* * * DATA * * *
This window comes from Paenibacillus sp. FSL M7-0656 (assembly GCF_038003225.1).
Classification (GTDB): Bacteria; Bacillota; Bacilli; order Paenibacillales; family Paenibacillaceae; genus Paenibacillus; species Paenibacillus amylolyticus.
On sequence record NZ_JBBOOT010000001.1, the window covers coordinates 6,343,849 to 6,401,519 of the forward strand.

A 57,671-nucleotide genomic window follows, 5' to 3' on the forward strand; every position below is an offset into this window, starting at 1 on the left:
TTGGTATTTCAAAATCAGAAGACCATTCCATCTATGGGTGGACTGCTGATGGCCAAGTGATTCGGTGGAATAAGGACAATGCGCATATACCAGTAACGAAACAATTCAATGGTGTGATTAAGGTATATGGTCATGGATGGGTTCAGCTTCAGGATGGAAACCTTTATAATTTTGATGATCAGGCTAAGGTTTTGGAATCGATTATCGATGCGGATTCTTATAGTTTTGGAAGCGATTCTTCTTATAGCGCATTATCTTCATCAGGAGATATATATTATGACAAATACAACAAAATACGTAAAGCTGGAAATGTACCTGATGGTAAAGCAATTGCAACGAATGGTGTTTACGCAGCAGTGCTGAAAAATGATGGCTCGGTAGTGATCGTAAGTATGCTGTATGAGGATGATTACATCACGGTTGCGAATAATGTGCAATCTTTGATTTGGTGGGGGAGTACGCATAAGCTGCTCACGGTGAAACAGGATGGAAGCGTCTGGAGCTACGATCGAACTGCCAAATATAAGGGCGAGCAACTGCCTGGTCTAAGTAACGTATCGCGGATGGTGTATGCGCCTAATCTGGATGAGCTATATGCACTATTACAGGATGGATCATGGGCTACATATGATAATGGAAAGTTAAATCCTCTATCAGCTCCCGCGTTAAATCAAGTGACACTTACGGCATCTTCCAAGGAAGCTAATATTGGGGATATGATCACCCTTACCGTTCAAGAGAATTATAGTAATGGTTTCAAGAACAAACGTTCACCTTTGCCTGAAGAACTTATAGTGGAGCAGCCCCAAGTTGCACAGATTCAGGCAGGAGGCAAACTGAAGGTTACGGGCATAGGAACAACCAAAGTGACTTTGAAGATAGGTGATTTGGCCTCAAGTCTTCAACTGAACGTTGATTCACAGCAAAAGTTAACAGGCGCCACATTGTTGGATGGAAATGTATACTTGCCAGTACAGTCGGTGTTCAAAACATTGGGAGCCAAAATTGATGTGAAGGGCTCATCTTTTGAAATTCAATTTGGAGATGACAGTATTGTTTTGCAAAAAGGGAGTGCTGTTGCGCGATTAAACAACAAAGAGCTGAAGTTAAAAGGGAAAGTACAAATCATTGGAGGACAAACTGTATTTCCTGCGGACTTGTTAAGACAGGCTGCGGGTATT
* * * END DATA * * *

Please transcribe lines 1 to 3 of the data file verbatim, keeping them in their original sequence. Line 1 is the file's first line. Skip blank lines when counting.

This window comes from Paenibacillus sp. FSL M7-0656 (assembly GCF_038003225.1).
Classification (GTDB): Bacteria; Bacillota; Bacilli; order Paenibacillales; family Paenibacillaceae; genus Paenibacillus; species Paenibacillus amylolyticus.
On sequence record NZ_JBBOOT010000001.1, the window covers coordinates 6,343,849 to 6,401,519 of the forward strand.